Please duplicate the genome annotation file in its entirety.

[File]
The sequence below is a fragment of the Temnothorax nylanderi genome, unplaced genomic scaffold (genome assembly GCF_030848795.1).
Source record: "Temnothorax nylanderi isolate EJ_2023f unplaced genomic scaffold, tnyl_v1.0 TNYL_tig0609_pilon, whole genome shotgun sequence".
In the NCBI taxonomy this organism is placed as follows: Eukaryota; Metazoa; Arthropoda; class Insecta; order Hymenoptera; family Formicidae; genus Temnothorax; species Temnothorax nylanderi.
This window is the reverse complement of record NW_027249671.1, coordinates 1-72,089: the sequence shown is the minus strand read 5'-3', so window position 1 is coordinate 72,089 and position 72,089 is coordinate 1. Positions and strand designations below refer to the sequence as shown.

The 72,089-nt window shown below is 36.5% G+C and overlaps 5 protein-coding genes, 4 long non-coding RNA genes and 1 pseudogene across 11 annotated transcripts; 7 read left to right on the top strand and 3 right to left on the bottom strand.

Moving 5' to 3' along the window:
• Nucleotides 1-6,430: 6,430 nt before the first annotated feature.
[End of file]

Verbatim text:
The sequence below is a fragment of the Temnothorax nylanderi genome, unplaced genomic scaffold (genome assembly GCF_030848795.1).
Source record: "Temnothorax nylanderi isolate EJ_2023f unplaced genomic scaffold, tnyl_v1.0 TNYL_tig0609_pilon, whole genome shotgun sequence".
In the NCBI taxonomy this organism is placed as follows: Eukaryota; Metazoa; Arthropoda; class Insecta; order Hymenoptera; family Formicidae; genus Temnothorax; species Temnothorax nylanderi.
This window is the reverse complement of record NW_027249671.1, coordinates 1-72,089: the sequence shown is the minus strand read 5'-3', so window position 1 is coordinate 72,089 and position 72,089 is coordinate 1. Positions and strand designations below refer to the sequence as shown.

The 72,089-nt window shown below is 36.5% G+C and overlaps 5 protein-coding genes, 4 long non-coding RNA genes and 1 pseudogene across 11 annotated transcripts; 7 read left to right on the top strand and 3 right to left on the bottom strand.

Moving 5' to 3' along the window:
• Nucleotides 1-6,430: 6,430 nt before the first annotated feature.